Between Borno and Benue: The paradox

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By Yakubu Ahmed-BK
These cannot be the best of times for Governor Samuel Ortom of Benue State. For one, he is the only governor in the country that has a twin problem of a rancorous defection from the All Peoples Congress (APC) to the opposition Peoples Democratic Party (PDP) on one hand and a looming impeachment by the Benue State House of Assembly on the other. Long before these debacles however, Ortom has had a running battle with a number of people including some elders and political heavyweights of the state on what the Benue state government should do, or not do, to contain an alleged rampage and killing spree by the so-called Fulani herdsmen. The Governor has successfully defected and from situation reports, the man must have settled down to the business of wrestling control of the party apparatus in the state in order to, not just corner the party’s gubernatorial ticket, but to be able to take charge of the instruments of deciding who gets what in the party. Despite the weight and potency of the chain of controversies staring Ortom in the face, the one that is unique to me is his response to the allegations that, in spite of special bailout interventions by the federal government to assist Benue state to discharge its obligation on payment of salaries, Ortom has not been able to pay civil servants for upward of ten months. He intoned, in response that the billions of Naira he had collected, were channeled to fighting the marauding herdsmen that have held the state by the jugular, or so it seemed.
The attraction for me to write on this subject was spurred by this line of submission by Ortom and to draw a line of comparison between the so-called Fulani herdsmen of Benue and the Boko haram insurgency in Borno state. By the sheer scale of its brutality, despicability, ruthlessness, reach and bloodthirstiness, there is no way the pogrom in Borno could be compared with the boys scout nuisance of the Tiv Militia who masquerade and hit targets as herdsmen in Benue. The reference to the herdsmen and the clear attempt to link all the killings in Benue to the Fulanis has long been punctuated by the arrest of the Tiv men who have confessed to the killing of some Catholic Priests. It shows, by the arrest, that the killings in Benue have different faces of culpability, with most of the killings linked to career criminals under the payroll of the Benue state government. The conclusion, therefore is that while an attempt was afoot to magnify the killings in Benue by profiling the herdsman in order to shift the blame and thus amplify scale of damage to lives and property, the truth of the matter is that, compared to the mindlessness of the insurgency in Borno, the Benue crisis can, at best, be described as a politically colored and self-inflicted calamity, cooked up to change the narratives of the forthcoming electioneering campaigns that are approaching. The question therefore, is, if Samuel Ortom can explain away his inability to pay salaries on the flimsy stencil of a self-induced disaster, what can we say of a Kashim Shettima, who inherited Nigeria’s most violent insurgency which is still festering, but has not, for a single month, been found wanting in the payment of salaries to civil servants?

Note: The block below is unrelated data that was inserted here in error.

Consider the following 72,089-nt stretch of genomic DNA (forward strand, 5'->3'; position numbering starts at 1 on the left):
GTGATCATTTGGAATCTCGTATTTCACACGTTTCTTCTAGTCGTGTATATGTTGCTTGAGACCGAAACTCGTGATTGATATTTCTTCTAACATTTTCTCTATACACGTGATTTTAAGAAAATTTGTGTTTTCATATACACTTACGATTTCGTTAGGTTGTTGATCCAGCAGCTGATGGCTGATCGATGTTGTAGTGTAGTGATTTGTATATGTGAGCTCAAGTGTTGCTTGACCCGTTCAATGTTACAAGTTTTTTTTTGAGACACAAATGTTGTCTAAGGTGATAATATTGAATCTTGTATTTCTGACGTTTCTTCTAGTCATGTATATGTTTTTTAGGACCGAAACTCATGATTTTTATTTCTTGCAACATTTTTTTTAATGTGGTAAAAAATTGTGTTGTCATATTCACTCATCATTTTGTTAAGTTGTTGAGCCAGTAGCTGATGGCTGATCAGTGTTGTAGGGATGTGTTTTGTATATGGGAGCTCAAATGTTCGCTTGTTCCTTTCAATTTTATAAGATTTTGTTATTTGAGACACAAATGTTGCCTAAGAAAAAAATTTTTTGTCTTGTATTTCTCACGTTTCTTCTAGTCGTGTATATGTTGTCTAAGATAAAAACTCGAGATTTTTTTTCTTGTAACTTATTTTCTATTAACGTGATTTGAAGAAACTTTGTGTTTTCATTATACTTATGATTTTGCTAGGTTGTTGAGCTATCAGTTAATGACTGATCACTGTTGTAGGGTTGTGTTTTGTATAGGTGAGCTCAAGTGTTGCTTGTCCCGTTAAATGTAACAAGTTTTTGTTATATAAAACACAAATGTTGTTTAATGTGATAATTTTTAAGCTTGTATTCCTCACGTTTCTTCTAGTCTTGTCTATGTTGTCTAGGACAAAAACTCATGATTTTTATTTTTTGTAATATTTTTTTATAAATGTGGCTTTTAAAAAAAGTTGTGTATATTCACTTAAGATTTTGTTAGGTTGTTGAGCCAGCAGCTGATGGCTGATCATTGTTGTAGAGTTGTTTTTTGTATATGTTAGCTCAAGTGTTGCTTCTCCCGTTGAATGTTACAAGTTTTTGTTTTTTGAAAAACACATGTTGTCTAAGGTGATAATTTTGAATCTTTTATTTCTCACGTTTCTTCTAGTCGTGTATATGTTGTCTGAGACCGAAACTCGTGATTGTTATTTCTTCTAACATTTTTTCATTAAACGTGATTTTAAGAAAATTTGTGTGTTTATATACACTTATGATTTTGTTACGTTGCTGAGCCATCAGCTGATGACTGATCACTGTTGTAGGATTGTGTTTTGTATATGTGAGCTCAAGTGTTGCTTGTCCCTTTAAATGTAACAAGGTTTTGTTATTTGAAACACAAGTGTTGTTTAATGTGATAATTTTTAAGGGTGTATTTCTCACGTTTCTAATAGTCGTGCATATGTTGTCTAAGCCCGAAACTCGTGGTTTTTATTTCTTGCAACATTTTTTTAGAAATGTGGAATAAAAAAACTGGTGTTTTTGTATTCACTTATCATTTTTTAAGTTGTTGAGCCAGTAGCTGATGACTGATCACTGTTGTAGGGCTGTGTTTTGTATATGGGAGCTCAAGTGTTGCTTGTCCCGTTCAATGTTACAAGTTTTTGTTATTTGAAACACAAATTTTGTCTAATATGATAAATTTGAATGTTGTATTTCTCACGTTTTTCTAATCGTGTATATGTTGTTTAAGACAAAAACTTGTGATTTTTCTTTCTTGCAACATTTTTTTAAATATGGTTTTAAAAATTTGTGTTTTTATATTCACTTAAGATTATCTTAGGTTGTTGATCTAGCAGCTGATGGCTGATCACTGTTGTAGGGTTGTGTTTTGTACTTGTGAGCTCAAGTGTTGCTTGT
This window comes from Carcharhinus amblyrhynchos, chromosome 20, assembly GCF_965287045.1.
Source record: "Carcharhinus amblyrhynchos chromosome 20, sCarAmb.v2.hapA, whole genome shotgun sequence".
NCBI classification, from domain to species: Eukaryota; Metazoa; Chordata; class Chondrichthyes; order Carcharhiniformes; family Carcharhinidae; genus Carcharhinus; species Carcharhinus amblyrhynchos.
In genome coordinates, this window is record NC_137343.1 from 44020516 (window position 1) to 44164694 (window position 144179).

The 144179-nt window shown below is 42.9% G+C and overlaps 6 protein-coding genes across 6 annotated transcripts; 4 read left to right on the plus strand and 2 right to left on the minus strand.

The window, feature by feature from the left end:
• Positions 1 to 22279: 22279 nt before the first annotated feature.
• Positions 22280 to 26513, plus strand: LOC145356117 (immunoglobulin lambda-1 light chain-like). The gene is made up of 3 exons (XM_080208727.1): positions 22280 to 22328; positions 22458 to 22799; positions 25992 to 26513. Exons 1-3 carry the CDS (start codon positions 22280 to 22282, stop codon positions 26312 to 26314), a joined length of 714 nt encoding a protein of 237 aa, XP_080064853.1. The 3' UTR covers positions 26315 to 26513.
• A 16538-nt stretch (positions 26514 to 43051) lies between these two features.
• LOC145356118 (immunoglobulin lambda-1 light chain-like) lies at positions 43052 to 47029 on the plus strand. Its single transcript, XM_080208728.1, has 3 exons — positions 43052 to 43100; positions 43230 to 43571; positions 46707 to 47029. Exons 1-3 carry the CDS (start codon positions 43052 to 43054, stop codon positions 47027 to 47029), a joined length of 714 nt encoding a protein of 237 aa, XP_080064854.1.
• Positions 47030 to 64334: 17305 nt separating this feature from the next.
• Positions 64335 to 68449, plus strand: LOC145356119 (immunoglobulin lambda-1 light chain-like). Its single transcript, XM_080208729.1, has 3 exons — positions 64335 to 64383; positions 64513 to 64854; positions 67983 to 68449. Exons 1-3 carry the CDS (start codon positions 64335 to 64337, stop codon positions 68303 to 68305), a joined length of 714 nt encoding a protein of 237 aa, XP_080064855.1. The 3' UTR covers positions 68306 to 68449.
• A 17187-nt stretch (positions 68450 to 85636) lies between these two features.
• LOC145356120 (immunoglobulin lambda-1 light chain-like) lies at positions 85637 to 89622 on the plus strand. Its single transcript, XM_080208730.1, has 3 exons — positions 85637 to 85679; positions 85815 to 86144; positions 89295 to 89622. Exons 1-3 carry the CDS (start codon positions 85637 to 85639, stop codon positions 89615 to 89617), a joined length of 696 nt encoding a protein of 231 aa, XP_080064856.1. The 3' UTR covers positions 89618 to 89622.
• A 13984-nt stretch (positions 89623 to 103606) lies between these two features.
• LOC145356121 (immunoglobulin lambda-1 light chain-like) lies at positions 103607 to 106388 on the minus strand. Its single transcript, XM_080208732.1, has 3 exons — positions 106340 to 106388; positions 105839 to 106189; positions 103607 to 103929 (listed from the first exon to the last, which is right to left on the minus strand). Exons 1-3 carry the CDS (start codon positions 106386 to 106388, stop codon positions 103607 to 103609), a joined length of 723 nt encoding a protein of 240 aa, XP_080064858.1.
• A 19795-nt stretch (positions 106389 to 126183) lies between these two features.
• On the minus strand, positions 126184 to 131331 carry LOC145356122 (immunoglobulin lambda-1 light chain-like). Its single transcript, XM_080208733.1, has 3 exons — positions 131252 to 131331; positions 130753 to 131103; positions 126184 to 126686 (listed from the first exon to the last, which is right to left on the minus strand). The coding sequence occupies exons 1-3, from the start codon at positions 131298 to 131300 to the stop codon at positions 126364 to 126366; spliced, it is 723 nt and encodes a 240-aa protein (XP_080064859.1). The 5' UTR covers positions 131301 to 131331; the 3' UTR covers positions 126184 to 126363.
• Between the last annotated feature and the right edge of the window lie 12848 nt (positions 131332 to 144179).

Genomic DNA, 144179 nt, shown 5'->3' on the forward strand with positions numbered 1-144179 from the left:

Let us situate it more succinctly. Ortom is owing workers their 12 months’ salary and apart from his demonstrable nonperformance in the area of infrastructural development, the man is not only re-contesting, but has changed party platform and has the courage and shamelessness to shift the blame of not leaving up to expectations on all fronts, to a questionable altercation in the bushes of the state. On the other hand, all the governors of the North Eastern states that are still battling with an orgy of relentless blood-spilling have been up-to-date with, not just payment of salaries, but have pursued ambitious infrastructure development policies in their respective states that are second to none in the country. Borno, Yobe and Adamawa states fit into this category. Borno is the epicenter of the insurgency and the huge direct allocation and special interventions to support different layers of security formations have, without doubt eaten deep into its meager finances. When Kashim Shettima assumed office in 2011, the state government pushed in more resources to these security agencies such that a big chunk of its monthly allocation was entirely committed to the effort to win the war.
Almost all of the Commanding Officers that have led the war at different times had admitted the strain on the coffers of Borno the war had wrought and showered encomiums on Borno state for the volume of support it has continued to render in cash, logistics, feeding, welfare and incidentals just to fast track the process of ending the war to enable the state pick the pieces of its life and move on. At a time, one of the Commanders confessed that the burden on the state had the capacity to stymie development of other sectors like education, roads, health and agriculture. Conversely, these are basically the areas in which Governor Kashim Shettima has posted his best output. All these achievements were recorded in the midst of gun fire, street fights, suicide bombings, sacking of towns and villages and total security lockdown. Borno in particular is a classical case of a people determined to outlive a senseless terror campaign. Kashim has defied the kind of war that was programmed to erase the state from the map. An Ortom would have capitulated. The case of Benue is therefore a nonissue and the Governor’s lame excuses for not paying salaries absolute bunkum.
Ahmed-BK wrote this piece from Birnin Kebbi, Kebbi State.

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